"In helping these people, I realized that no matter what their problem, they all shared one thing in common: They were really isolated," she says. "And there were not enough services to help them break through that isolation. What could I do?"
Then she heard about a program in New York called University Without Walls," which offers classes to seniors via telephone.
Bingo! She got a brilliant idea: Why not set up telephone discussion groups for homebound seniors? After all, who doesn't know how to use a telephone?
Thus was born Senior Center Without Walls, a free telephone community for California elders. 
She started out with only six people talking once a week. Today, Senior Center Without Walls offers more than 60 discussion groups each week, ranging from the light-hearted (jokes, pets, food, knitting, movies, and real-time games of Bingo and Boggle) to the serious (depression support, coping with loss, combating elder fraud and living with chronic pain).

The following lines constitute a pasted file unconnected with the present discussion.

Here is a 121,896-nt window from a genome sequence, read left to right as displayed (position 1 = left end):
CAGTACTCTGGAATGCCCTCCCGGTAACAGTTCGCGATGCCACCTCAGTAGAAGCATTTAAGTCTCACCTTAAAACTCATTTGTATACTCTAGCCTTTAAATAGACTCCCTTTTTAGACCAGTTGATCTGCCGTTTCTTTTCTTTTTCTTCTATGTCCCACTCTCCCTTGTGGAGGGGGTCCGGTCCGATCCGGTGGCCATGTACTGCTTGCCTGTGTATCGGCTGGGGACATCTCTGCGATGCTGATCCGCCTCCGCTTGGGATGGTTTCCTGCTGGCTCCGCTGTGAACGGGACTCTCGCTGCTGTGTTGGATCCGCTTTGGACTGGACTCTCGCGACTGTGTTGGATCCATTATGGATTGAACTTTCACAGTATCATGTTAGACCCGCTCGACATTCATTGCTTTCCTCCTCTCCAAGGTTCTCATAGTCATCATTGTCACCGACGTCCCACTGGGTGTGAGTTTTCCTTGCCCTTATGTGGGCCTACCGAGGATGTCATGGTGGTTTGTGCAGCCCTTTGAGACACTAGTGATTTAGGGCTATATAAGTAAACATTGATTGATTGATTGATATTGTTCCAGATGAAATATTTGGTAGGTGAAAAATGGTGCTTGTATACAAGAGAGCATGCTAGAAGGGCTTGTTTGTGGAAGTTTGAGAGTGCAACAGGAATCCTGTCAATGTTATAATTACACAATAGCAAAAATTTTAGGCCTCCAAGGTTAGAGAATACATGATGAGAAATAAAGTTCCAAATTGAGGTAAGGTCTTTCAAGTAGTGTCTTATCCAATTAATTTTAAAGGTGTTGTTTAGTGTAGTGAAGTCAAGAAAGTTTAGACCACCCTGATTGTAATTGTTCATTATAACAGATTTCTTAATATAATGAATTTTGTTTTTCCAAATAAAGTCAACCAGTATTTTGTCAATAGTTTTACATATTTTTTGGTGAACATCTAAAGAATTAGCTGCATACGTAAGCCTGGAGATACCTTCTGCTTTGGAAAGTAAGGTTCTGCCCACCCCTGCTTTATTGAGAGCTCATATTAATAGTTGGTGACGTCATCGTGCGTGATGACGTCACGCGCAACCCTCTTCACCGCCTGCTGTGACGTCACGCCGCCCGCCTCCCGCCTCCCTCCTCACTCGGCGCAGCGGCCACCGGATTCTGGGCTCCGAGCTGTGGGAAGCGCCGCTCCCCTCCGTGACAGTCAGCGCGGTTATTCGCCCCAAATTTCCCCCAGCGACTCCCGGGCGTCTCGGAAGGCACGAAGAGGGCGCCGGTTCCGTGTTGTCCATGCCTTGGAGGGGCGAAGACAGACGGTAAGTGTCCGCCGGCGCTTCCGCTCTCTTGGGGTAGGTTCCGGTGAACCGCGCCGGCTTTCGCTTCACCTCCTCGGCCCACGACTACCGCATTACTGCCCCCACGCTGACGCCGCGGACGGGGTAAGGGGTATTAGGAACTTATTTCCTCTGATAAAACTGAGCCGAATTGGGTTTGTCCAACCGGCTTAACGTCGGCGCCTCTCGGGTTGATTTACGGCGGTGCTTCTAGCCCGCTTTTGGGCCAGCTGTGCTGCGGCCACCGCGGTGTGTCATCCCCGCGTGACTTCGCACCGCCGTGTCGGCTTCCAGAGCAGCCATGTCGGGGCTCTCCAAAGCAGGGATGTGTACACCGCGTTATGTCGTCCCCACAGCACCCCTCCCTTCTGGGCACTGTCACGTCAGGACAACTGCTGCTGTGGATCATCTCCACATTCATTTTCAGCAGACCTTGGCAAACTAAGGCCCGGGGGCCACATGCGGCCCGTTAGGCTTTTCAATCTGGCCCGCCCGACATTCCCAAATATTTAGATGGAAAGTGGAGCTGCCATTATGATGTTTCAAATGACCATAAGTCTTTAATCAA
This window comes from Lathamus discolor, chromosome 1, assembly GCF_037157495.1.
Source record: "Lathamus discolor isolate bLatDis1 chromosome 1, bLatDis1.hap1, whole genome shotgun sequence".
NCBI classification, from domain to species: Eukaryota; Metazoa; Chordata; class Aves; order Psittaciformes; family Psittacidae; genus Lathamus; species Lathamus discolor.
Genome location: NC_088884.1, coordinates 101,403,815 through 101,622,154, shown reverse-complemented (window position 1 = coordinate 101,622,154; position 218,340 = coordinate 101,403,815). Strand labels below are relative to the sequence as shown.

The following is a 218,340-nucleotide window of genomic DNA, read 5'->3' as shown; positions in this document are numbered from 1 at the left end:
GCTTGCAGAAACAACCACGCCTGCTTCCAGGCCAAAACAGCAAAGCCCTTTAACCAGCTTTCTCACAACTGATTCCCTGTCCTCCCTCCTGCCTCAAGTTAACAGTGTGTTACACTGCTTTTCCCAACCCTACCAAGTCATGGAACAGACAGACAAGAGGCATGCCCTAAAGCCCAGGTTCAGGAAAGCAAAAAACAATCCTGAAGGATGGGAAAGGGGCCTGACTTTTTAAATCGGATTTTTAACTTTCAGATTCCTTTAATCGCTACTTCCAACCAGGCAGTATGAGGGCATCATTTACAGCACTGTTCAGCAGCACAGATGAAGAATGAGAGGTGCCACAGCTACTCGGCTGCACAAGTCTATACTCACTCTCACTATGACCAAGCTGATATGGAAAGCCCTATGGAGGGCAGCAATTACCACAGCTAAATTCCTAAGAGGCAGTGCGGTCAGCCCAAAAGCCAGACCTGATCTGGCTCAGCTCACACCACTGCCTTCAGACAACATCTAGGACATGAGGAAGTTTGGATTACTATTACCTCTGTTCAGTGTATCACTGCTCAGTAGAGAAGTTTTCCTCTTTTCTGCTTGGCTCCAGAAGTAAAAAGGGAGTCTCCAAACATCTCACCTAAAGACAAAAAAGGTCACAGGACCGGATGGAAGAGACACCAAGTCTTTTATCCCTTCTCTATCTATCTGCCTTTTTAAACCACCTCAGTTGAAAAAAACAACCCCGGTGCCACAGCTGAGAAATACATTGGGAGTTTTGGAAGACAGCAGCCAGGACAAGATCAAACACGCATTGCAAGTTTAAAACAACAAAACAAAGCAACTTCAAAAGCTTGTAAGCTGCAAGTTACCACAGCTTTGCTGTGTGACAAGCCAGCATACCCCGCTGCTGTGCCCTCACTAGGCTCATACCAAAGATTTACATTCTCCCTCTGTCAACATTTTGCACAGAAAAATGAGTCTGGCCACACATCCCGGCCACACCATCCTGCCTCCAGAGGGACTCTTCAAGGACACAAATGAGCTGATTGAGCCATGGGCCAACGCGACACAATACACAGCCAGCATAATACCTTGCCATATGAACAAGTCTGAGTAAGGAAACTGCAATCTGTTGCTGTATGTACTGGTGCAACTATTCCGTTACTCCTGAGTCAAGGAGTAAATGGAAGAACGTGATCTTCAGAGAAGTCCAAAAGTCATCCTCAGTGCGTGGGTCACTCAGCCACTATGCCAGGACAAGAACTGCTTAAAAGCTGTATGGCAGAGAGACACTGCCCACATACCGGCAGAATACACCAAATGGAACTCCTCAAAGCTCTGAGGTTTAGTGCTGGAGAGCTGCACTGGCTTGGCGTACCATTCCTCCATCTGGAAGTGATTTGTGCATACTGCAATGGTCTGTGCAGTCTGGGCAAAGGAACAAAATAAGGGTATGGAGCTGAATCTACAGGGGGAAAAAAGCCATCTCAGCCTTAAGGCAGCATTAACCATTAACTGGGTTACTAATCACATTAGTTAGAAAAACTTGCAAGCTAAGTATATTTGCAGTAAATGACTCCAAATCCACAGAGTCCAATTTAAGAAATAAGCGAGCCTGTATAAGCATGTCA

On Thursday mornings you can join "Armchair Bird Watching," where you'll discuss the feathered friends you see out your window.
This winter and spring, SCWW will offer armchair trips to Italy, Ireland, Tunisia and Prague, featuring virtual tours by volunteers who have just returned from those places.
Senior Center Without Walls has been honored by the American Society of Aging, the International Association of Homes and Services for the Aging, and the Jefferson Award for Public Service. It's hard to think of another organization that does so much good for so many people for so little cost.
SCWW is sponsored by Episcopal Senior Communities, but it is strictly non-denominational. And IT'S FREE! All you have to do is call 510-444-5974 (or 1-877-797-7200 toll-free), and they'll send you a catalog.